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Two NBC
affiliates wash hands of Daniel

Two NBC
affiliates wash hands of Daniel

Two NBC affiliates in Arkansas and Indiana are turning the page on upcoming series The Book of Daniel, which has been drawing criticism for its portrayal of Christianity. The series depicts an Episcopalian minister, played by Aidan Quinn, struggling with an addiction to Vicodin, among other problems in his diocese. Jesus is actually a character on the series, depicted in imagined conversations with the minister.

Last month, the archconservative American Family Association began calling on affiliates and advertisers to bail out of Daniel. Many stations have been flooded with e-mails and calls from viewers objecting to the series. KARK-TV in Little Rock, Ark., and WTWO-TV in Terre Haute, Ind., announced Wednesday they would preempt Daniel when it premieres Friday at 9 p.m. Both are owned by Nexstar Broadcasting Group.

KARK-TV declined to air Daniel citing "careful consideration" of viewer feedback. Little Rock's WB affiliate, KWBF-TV, will air Daniel instead. However, WTWO general manager Duane Lammers said he is not preempting Daniel due to its content but rather to protest what he views as the network's strong-arm approach to affiliates, as well as inconsistent federal oversight of indecent content. "This has nothing to do with the program and has nothing to do with the AFA," Lammers said. "I think the system is screwed up. I think the network thinks we are going to do whatever they tell us to do. I think the regulatory environment is flawed."

The network stands by the series, according to Vivi Zigler, executive vice president of current programming at NBC Entertainment, who cautioned not to judge the series on the basis of promotions for the show. "People are reacting based on not having seen it," she said. "They're seeing the advertising, not seeing what the core of the show is." Jack Kenny, the openly gay creator and executive producer of Daniel, dismissed claims that the series is anti-Christian. "We are not in any way satirizing Christianity or Jesus," he said. "It's done with love, honoring those things."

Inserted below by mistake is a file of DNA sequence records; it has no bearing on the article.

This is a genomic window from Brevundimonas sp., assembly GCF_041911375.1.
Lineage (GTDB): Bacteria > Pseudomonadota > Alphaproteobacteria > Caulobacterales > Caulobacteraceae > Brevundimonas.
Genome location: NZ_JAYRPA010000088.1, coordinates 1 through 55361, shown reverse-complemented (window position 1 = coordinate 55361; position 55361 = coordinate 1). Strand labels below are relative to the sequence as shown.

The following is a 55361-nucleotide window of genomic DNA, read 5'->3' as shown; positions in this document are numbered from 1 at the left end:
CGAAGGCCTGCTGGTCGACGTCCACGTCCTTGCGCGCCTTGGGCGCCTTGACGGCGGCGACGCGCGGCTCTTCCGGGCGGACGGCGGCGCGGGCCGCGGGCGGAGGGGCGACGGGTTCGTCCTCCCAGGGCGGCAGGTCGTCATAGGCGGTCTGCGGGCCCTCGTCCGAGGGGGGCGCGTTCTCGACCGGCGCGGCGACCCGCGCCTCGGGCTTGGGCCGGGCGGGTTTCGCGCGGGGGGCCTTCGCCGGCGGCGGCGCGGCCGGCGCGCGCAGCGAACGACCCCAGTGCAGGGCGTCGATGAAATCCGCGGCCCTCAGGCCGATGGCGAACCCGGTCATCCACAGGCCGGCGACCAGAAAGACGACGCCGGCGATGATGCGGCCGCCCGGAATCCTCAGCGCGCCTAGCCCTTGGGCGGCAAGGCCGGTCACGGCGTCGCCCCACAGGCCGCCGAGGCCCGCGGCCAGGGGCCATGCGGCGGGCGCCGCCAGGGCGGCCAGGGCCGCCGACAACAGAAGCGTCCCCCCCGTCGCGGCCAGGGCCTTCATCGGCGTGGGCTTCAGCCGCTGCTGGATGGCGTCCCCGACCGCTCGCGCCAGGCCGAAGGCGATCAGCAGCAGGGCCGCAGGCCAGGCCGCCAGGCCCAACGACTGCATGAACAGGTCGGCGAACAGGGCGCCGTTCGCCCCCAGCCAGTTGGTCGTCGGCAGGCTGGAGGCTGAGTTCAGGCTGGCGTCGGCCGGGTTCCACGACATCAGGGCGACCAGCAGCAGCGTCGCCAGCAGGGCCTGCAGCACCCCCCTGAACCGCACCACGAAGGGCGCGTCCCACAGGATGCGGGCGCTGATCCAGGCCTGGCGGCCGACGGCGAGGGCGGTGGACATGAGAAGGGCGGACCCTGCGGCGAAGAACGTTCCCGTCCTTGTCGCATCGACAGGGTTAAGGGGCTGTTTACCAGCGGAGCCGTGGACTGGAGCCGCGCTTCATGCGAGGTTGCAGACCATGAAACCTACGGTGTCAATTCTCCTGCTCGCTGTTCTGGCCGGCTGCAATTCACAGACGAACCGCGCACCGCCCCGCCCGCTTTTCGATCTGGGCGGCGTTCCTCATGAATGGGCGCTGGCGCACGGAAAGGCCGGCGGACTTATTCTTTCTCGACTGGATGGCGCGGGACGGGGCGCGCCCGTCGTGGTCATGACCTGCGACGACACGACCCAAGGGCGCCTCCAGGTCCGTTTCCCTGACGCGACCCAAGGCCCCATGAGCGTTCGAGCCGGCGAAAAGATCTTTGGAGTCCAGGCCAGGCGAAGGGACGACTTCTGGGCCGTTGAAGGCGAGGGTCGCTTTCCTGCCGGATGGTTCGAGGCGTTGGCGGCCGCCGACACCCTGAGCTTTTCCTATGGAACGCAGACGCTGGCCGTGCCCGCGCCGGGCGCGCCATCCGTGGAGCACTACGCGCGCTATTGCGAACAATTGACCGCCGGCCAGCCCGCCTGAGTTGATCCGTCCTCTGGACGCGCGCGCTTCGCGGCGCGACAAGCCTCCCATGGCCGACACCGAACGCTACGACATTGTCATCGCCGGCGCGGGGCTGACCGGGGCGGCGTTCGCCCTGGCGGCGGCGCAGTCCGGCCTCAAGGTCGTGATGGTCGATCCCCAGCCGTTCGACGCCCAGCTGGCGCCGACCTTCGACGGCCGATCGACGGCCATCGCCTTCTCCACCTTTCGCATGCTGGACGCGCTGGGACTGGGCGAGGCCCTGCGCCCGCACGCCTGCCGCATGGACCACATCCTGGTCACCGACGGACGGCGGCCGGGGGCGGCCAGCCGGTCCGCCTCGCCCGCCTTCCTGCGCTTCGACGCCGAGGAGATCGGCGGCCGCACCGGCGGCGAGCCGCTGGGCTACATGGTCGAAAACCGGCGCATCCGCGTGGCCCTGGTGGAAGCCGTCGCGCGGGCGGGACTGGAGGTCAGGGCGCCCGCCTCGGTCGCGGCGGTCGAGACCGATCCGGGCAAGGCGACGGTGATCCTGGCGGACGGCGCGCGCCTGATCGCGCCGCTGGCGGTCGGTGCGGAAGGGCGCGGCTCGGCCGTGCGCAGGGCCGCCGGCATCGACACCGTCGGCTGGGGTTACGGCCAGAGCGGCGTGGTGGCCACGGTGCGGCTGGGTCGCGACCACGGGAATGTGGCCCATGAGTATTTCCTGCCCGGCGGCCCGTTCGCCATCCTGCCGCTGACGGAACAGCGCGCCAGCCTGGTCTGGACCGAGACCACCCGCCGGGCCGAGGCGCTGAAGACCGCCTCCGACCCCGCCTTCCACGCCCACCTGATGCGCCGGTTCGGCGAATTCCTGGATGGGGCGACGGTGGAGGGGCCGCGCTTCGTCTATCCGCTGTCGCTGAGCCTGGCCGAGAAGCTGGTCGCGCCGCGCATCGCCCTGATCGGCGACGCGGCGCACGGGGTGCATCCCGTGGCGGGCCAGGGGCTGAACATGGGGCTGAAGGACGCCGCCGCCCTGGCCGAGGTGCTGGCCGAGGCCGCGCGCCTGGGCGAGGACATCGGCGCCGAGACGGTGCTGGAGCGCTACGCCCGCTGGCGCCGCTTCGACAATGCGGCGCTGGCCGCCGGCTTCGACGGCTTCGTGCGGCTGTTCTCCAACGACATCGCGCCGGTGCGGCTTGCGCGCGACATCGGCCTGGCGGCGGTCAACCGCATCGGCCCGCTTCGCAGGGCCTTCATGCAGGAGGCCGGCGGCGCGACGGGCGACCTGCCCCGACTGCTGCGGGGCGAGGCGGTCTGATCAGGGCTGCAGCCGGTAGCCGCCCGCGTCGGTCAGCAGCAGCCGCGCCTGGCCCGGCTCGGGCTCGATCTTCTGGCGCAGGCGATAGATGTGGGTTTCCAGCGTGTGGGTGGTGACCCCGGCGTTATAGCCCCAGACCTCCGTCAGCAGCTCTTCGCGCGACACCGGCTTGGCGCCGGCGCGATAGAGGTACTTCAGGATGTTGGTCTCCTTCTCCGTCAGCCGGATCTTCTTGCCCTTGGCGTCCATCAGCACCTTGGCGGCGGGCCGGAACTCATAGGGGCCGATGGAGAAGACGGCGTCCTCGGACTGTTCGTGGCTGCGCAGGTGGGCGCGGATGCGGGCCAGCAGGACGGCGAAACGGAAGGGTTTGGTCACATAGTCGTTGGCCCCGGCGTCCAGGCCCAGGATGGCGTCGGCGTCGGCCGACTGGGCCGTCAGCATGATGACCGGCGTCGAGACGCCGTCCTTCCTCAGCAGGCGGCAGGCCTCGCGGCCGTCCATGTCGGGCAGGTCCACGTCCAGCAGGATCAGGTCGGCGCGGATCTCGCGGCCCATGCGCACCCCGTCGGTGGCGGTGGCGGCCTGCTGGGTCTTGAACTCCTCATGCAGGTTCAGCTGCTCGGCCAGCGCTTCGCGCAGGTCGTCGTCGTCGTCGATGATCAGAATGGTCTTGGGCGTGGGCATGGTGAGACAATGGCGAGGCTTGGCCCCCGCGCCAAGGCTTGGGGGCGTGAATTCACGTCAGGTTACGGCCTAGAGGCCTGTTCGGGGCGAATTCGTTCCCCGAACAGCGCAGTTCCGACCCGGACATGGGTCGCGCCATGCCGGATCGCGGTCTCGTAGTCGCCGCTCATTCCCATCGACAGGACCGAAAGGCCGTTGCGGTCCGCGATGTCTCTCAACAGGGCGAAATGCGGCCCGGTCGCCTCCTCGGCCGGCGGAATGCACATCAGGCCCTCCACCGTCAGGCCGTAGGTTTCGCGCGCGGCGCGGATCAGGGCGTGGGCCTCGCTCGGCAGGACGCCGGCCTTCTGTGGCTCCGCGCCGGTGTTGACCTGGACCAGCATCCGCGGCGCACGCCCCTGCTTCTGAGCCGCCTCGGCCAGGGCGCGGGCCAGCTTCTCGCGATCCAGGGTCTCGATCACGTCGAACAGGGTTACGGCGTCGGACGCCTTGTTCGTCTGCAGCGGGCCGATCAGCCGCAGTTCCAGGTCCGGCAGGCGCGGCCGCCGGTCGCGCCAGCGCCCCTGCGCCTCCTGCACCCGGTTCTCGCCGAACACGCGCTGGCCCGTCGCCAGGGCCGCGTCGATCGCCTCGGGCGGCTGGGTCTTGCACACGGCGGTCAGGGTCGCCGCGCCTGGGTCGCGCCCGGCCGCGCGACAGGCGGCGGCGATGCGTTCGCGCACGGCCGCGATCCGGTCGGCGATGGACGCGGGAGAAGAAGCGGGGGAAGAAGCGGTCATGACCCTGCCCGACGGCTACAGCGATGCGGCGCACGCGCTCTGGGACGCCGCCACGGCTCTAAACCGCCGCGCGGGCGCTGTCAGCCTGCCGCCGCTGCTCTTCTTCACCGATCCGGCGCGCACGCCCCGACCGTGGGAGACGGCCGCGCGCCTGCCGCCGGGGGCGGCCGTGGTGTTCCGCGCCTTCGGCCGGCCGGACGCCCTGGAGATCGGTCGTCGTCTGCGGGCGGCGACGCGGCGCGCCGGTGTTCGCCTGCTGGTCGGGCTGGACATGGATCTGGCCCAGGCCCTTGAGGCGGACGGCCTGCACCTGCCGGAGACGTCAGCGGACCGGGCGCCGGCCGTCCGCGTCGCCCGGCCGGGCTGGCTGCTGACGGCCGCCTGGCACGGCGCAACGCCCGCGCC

But Lammers isn't taking exception with Daniel. Rather, he is using the preemption to air multiple grievances with industry practice-- especially network-affiliate relations. "In the last few years, the networks have responded in a unilateral manner in their treatment of affiliates, whether it's about compensation, exclusivity, or other issues," he said. "I am now reaffirming my right to treat them unilaterally." Lammers also decried what he sees as a double standard in the lack of content regulation regarding cable. "I'm saying the regulatory atmosphere is unfair," he said. "If this gives me a chance to talk about it, that's fair."

WTWO is alone so far in its preemption of Daniel, but other affiliates wrestled with the decision. "There's been an enormous amount of discussion about the show," said Steve Poulsen, vice president of marketing at KSL-TV, NBC's affiliate in Salt Lake City. "This one happens to have religious overtones to it and is causing a little stir. We determined on this one to let the viewers determine the success or failure of this show." KSL, which caters to a heavily Mormon viewership, has not been shy about joining the small group of stations that have preempted NBC programming in the recent past. Among the NBC series that have been yanked in recent years are Coupling; God, the Devil and Bob; and Stressed Eric.

Lammers, who also serves as executive vice president and chief operating officer of WTWO parent company Nexstar Broadcasting Group, is known for taking aggressive stands on behalf of his company. He pulled multiple Nexstar-owned stations off Cox Communications and Cable One cable systems for most of 2005 in order to negotiate cash for carriage--an unprecedented arrangement. Both operators settled with Nexstar late last year. WTVO, which is the 150th-largest television market in the United States, will air the film Simon Birch instead of back-to-back episodes of Daniel. (Andrew Wallenstein, Reuters)

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